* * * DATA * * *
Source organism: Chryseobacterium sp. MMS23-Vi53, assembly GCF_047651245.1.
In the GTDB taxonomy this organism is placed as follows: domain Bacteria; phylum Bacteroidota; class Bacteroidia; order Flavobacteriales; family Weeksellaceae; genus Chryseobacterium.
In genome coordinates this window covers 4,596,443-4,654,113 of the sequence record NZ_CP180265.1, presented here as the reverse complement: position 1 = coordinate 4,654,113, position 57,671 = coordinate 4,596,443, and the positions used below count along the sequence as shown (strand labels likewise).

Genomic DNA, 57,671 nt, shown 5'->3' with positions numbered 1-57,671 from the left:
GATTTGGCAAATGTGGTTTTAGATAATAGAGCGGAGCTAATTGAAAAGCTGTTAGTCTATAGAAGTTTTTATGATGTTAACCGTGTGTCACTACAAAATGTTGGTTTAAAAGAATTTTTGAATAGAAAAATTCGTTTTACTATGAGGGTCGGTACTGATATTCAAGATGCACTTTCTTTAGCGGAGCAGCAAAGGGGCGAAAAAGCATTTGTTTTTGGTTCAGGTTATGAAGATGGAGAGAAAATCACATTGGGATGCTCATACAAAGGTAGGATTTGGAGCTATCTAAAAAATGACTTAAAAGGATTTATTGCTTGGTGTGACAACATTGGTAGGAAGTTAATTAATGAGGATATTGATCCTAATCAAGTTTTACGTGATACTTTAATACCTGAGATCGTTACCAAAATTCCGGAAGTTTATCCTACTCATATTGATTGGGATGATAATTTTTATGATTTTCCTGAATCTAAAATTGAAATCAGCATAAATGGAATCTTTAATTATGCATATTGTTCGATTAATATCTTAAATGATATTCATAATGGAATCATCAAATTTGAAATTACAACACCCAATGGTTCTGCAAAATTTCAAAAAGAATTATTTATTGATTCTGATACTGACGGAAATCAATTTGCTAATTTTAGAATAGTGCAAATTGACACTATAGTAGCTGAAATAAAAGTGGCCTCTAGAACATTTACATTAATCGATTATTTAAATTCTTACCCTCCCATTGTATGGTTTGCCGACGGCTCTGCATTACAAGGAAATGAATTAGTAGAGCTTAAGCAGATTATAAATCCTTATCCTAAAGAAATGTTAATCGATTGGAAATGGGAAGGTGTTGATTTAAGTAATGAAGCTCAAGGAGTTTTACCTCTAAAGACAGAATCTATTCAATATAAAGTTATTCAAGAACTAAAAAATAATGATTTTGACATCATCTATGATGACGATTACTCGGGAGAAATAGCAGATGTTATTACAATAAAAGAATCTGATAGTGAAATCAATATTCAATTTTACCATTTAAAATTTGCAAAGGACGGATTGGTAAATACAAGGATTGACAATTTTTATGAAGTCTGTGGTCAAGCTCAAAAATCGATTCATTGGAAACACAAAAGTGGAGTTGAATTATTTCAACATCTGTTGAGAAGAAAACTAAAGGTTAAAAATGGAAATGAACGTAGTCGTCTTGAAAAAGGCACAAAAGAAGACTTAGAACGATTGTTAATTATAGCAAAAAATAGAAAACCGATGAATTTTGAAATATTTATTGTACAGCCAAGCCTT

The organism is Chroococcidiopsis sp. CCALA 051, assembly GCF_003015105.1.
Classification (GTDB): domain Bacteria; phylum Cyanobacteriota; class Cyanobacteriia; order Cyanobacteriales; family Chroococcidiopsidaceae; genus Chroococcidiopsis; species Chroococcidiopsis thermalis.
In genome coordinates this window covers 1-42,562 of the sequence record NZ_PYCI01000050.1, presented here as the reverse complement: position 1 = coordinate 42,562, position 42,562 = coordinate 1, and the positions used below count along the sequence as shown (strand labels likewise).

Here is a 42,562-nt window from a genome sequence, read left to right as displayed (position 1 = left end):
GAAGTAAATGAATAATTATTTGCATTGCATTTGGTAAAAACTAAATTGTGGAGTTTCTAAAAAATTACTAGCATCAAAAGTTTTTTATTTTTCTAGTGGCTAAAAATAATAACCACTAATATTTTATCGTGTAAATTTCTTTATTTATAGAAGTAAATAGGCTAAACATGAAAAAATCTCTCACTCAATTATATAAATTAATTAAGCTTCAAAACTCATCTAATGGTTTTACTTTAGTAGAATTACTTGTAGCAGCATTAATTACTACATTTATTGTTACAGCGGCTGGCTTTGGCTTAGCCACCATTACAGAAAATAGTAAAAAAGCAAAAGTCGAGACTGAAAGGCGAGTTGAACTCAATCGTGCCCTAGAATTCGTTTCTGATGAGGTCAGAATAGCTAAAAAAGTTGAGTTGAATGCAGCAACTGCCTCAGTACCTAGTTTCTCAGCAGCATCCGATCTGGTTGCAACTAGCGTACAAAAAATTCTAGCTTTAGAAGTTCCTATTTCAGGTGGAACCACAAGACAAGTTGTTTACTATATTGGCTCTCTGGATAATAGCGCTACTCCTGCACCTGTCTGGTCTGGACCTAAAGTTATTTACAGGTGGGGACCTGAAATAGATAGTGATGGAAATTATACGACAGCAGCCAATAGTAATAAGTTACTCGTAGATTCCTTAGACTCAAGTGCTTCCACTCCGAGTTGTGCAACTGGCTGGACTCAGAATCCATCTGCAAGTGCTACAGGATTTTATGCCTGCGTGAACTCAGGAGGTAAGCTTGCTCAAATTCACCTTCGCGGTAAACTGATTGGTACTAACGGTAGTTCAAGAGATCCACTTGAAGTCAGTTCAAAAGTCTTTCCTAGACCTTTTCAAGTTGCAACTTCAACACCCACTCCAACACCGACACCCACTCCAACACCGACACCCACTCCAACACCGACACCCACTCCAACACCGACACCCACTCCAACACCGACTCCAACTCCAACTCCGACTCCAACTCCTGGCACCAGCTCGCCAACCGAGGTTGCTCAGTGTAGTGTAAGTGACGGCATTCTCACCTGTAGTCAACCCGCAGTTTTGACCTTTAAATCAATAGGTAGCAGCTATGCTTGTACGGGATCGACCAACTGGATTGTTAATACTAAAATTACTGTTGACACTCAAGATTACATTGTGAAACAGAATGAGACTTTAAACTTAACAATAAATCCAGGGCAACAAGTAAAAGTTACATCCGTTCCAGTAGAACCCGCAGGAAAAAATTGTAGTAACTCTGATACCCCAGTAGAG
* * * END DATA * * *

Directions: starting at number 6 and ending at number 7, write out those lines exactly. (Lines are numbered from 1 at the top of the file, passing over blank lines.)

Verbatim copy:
The organism is Chroococcidiopsis sp. CCALA 051, assembly GCF_003015105.1.
Classification (GTDB): domain Bacteria; phylum Cyanobacteriota; class Cyanobacteriia; order Cyanobacteriales; family Chroococcidiopsidaceae; genus Chroococcidiopsis; species Chroococcidiopsis thermalis.